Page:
His television research at Westinghouse he summarized together in two patents. The first, called "Television Systems", was listed on december 29, 1923. Soon after followed his second patent: it was an improvement on his first system and included a first description of color transmission. Both patents were never awarded and the equipment described therein, he never successfully demonstrated. Because of the high development costs Westinghouse showed little interest in order to make a commercial working model.

On november 28, 1929, at a meeting of IRE-radio technicians in Rochester, Zworykin gave a lecture with a demonstration of a new type of television receiver, which he called kine scoop .

Radio Corporation of America[Edit]Edit

At this meeting was also present another immigrant from Russia, David Sarnoff, Vice President of the Radio Corporation of America (RCA). Sarnoff was so impressed with him that he and his television Zworykin ideas of Westinghouse took over. Within months he was appointed head of the new electronics by Sarnoff Research Centre in Camden (New Jersey). In contrast to Westinghouse he got from RCA called the free hand to continue the development of the television. Through various promotions, he managed to climb in 1947 to the position of Deputy Director of RCA, a post he held until his retirement in 1954.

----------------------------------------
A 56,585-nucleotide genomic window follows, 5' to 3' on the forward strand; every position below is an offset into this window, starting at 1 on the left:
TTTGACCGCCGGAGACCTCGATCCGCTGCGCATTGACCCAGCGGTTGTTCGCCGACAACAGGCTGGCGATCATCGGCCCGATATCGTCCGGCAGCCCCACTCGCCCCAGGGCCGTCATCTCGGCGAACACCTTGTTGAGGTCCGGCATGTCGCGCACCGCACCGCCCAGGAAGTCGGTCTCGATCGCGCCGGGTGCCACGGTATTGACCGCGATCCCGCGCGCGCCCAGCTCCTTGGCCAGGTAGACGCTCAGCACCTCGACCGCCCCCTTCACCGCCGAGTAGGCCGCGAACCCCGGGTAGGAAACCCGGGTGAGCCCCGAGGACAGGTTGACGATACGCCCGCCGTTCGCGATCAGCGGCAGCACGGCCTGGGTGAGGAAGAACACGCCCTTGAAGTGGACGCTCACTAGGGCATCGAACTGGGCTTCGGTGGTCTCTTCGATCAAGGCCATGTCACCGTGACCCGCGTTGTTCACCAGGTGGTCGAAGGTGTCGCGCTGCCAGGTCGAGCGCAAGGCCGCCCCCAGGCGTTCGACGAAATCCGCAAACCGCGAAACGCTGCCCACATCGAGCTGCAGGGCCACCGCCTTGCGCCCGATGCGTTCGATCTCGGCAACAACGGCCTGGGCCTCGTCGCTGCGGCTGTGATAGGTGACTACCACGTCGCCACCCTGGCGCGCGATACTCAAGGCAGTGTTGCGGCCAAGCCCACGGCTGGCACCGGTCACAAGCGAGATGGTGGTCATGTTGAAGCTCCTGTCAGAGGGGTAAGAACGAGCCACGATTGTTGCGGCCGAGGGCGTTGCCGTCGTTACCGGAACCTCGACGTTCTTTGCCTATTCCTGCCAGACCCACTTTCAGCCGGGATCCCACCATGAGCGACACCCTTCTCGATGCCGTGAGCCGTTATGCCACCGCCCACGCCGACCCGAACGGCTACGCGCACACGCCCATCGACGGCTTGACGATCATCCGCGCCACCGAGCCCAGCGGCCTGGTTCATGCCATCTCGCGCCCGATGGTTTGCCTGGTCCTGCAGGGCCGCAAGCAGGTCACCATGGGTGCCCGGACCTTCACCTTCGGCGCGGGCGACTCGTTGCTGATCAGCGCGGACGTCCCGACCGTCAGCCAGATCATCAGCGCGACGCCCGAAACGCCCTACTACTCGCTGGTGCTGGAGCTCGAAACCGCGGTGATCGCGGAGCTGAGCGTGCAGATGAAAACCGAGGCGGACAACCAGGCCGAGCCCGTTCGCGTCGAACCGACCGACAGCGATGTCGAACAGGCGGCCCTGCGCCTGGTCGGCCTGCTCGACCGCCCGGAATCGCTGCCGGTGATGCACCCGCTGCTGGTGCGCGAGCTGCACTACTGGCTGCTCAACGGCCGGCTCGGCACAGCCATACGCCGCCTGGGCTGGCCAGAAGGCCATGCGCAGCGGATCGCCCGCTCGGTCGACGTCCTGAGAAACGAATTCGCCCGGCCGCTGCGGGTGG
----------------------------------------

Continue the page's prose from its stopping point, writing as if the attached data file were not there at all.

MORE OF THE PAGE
From his retirement until 1962 he was Director of medical research at the Medical Electronic Center of the Rockefeller Institute for Medical Research (now Rockefeller University). In addition he gave guest lectures at home and abroad.


Zworykin resigned in 1915 in marriage with Tatiana Vasilieff, whom he first met during his service time. Although they had a difficult marriage, they got two children. After his divorce he remarried in 1951 with Katherine Polevitzky, a Russian professor of bacteriology at the University of Pennsylvania and widow of the former burgemeerster of Murmansk. It was for both of their second marriage. The ceremony was held in Burlington, New Jersey.

He died one day before his 93rd birthday in his hometown of Princeton, New Jersey.


[1][2]Vladimir Zworykin and Mildred Birtfor a kine scoop (1929)

In the laboratory of RCA began Zworykin to the difficult task to develop a reliable television system. During an internal evaluation, Middle 1930, revealed that his kine scoop the excellent did (although limited to 80 lines), but that did not apply for its transmitter that was still of the mechanical type. A breakthrough came only when Zworykins team decided to develop a new type cathode tube transmitter based on French and British patents from 1928 of the Hungarian inventor Kálmán Tihanyi.